Laylat al-Qadr, or the Night of Destiny, the night that is thought all the prayers are answered, was welcomed by the Muslims around the world. The deeply revered and awaited night symbolizes the night of the first revelation of the Quran to the Prophet Muhammad.
Although the exact date remains unknown, Laylat al-Qadr is widely believed to be the 27th night of Ramadan.
This year, Laylat al-Qadr was observed in the mosques across Turkey on Wednesday night after two years of COVID-19 restrictions. Hundreds, in some places even thousands, of Muslims gathered and prayed together at some of the country’s most popular mosques, especially at Hagia Sophia Grand Mosque in Istanbul, which held its first Tarawih prayer in 88 years, a special evening prayer during Ramadan.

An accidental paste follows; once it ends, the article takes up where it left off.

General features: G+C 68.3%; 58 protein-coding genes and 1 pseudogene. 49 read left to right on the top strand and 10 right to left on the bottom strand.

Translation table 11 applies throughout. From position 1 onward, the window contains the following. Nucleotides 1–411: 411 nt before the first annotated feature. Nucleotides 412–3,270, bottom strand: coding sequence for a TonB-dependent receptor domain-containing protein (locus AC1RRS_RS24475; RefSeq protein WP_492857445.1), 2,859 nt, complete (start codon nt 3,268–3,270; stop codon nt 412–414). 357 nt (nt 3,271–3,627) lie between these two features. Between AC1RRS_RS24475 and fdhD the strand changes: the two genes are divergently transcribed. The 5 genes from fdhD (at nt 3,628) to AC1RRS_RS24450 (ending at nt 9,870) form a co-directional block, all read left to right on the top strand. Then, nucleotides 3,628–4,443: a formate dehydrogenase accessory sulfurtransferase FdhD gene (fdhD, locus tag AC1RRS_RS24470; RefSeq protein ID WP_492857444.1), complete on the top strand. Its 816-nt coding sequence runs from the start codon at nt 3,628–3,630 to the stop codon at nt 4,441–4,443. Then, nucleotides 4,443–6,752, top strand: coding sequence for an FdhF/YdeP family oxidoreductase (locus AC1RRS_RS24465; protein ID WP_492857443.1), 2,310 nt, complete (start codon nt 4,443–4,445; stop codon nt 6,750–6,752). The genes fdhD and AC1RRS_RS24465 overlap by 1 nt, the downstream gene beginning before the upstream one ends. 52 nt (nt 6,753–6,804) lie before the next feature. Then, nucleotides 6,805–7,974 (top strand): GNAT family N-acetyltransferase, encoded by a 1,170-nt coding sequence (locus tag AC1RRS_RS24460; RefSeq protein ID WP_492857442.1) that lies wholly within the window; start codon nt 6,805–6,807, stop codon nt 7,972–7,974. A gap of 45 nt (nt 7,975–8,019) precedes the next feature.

The night is referred to as Laylat al-Qadr in the Quran. The last 10 days of Ramadan are considered to be some of the greatest days and nights of the year as Allah says in the Islamic holy book that “the Night of Destiny is better than a thousand months.”
Muslims usually worship, perform the prayer and recite the Quran on this night.
Also, it is said that the Prophet Muhammad said: “Whoever stays up (in prayer and remembrance of Allah) on the Night of Destiny, fully believing (in Allah’s promise of reward) and hoping to seek reward, he shall be forgiven for his past sins.”
Muslims around the world fast during Ramadan, which means that they cannot eat or drink anything during the hours of daylight. Fasting during Ramadan is one of the five pillars of Islam.
At the end of the fasting month, Muslims celebrate Eid al-Fitr, known in Turkey as Ramadan Bayram, for three days.